Guest post by Snapdragon Consulting:
Just when you thought politics had finished for the year after the election, Her Majesty strolls into the Palace of Westminster and announces 25 new Bills to be brought forward during the course of this Parliament.
You can’t accuse the Government of being narrow in its approach.
From making it illegal to increase Income Tax, VAT or National Insurance (begging the question, who gets punished if they do raise them and what’s the punishment?), to devolving powers to a new breed of Metro-Mayors across the country, the Queen’s Speech was perhaps the most extensive for a number of years.
But what’s in it for the property and planning types? Well, two Bills will be of interest.
The pithily named Cities and Local Government Devolution Bill builds on George Osborne’s “Northern Powerhouse” theme, and will see “powers and budgets” devolved to English Cities “to boost local and regional growth, dependent upon establishing an elected mayor to lead the new authorities”.
The Government has also said the Bill would build upon the Localism Act 2011 and look to explicitly devolve powers over healthcare, housing, policing and transport to local areas, as will be done in Greater Manchester, once a Metro-Mayor is in place.
The Government is clearly so impressed with Boris in London that they want to spawn a new generation of Boris Johnson’s up and down the country. Depending on your view point, you’ll be filled with either joy or dread.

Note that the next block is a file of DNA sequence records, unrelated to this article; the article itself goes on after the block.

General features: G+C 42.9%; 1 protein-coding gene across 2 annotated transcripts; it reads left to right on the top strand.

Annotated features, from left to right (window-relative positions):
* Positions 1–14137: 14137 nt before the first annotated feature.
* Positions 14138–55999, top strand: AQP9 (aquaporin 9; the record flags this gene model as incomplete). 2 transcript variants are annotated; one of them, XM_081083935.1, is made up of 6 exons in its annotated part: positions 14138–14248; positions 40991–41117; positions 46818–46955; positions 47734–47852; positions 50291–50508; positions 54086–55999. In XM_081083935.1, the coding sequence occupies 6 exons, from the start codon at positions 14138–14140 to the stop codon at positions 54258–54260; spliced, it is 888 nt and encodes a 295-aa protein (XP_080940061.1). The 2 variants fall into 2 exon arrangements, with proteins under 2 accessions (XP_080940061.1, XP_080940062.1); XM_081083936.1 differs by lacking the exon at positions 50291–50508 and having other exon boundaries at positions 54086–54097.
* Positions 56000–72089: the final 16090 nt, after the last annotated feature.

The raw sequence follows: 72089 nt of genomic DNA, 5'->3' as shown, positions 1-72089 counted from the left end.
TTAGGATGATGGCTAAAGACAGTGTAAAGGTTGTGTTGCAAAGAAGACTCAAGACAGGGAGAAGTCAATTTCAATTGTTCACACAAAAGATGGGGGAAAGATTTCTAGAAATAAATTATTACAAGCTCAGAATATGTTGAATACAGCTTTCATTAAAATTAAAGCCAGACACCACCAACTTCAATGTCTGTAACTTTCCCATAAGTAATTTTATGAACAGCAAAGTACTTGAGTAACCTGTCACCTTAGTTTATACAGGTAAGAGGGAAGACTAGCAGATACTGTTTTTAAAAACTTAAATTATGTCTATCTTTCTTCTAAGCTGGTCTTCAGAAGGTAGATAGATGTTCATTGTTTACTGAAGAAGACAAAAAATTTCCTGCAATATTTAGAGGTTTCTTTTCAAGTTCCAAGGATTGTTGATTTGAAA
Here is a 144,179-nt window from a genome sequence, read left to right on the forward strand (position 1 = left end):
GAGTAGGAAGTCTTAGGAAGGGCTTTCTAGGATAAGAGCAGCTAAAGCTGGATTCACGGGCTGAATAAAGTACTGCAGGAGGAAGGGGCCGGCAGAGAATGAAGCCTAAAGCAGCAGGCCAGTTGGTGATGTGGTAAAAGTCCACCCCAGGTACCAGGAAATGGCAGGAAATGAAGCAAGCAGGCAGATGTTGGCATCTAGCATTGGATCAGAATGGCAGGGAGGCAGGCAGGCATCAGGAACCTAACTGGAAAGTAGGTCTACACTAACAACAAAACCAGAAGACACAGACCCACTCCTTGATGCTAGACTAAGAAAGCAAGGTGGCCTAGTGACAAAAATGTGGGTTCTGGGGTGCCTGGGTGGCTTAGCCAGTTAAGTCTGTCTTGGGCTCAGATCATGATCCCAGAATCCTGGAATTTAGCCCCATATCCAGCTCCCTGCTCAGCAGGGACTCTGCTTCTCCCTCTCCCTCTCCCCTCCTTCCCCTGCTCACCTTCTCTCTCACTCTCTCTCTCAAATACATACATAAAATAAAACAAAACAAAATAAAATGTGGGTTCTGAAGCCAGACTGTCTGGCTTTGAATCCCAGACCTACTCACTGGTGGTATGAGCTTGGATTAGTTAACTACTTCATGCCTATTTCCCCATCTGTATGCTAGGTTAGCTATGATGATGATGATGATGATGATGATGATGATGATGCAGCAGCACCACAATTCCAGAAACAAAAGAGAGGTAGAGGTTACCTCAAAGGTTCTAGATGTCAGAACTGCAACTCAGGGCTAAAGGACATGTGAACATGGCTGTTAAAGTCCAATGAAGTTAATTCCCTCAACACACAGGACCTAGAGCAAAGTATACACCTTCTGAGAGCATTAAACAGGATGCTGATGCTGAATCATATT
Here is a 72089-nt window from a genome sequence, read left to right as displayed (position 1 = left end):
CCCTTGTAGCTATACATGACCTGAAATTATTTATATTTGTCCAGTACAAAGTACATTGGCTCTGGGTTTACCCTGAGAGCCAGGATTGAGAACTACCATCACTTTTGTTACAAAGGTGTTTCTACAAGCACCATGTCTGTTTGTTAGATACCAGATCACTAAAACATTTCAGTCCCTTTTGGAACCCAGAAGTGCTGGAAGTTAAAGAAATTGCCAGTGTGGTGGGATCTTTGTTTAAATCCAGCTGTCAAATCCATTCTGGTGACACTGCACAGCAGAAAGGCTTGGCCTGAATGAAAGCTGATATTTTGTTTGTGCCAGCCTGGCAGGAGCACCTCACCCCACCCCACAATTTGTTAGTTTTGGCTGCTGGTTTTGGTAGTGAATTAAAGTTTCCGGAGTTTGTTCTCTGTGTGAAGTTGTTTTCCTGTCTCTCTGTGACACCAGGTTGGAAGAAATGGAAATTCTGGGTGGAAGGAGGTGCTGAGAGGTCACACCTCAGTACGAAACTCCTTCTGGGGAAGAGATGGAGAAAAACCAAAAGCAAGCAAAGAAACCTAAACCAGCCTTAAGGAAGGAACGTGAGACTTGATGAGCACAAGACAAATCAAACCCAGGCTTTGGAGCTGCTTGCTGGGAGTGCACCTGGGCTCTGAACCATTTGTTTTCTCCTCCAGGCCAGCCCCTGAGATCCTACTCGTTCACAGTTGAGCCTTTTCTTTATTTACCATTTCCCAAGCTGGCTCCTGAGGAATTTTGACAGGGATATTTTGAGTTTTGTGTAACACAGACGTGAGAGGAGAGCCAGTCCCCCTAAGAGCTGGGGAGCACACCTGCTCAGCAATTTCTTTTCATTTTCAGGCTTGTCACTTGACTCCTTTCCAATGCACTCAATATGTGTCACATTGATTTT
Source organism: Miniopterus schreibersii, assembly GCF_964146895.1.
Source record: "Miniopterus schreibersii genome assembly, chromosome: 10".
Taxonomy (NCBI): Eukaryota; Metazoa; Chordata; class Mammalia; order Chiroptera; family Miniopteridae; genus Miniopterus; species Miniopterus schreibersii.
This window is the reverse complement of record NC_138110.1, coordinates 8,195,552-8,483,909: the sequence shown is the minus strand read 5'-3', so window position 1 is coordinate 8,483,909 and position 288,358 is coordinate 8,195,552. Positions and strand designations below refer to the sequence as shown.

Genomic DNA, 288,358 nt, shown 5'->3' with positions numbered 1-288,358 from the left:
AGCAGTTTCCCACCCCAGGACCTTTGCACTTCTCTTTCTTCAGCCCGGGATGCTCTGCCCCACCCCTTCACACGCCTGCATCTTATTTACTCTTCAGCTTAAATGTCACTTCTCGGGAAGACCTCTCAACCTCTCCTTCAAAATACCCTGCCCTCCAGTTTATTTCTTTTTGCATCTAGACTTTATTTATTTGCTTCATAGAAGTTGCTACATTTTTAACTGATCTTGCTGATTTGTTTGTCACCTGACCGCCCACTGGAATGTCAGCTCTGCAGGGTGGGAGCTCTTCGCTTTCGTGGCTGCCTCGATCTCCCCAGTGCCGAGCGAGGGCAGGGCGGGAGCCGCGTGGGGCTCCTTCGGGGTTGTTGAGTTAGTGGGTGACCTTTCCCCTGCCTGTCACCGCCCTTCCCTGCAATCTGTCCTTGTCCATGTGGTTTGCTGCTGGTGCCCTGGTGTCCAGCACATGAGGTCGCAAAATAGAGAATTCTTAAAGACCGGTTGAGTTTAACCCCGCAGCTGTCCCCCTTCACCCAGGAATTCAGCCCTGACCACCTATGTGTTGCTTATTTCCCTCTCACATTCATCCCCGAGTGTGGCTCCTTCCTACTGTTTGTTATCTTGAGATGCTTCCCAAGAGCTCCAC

The much more pithily named Housing Bill sees the Conservative Party manifesto pledge to enable the Right to Buy, to be extended to all housing association properties.
Local authorities will be required to dispose of so called “high value social housing” to help fund this extension and the building of more affordable homes. The delivery of starter homes will be another central pillar of the Housing Bill and the government will take forward its Right to Build policy that will see more custom and self-build properties delivered across the country.
Those are the two main Bills of the Queen’s Speech from a property and planning perspective, but there are a couple of others worth an honourable mention.
The HS2 scheme gets a boost with a Bill to provide the Government with the ability to get started on Phase One of the scheme, through the compulsory acquisition or temporary possession of land required for the plans. The Chilterns-based Tory Members of Parliament will be spoiling for a fight on this one, so you have not heard the end of this.
Lastly, onshore wind farm developments of over 50MW will no longer need Secretary of State approval - however, with Eric Pickles now gone it seems like a waste.
The much-trailed European Union Referendum Bill will come forward and economists will be monitoring the impact of that on real estate markets, among others. An Enterprise Bill establishing a Small Business Conciliation Service on late payments will come before Parliament. The Government is also limbering up for Trade Union Reform and battles with Scottish and Welsh Nationalists over their devolution settlements.
All in all, with the Lib Dems no longer in Government, this Conservative majority Government has created a wide-ranging agenda, with many battles ahead in the coming years.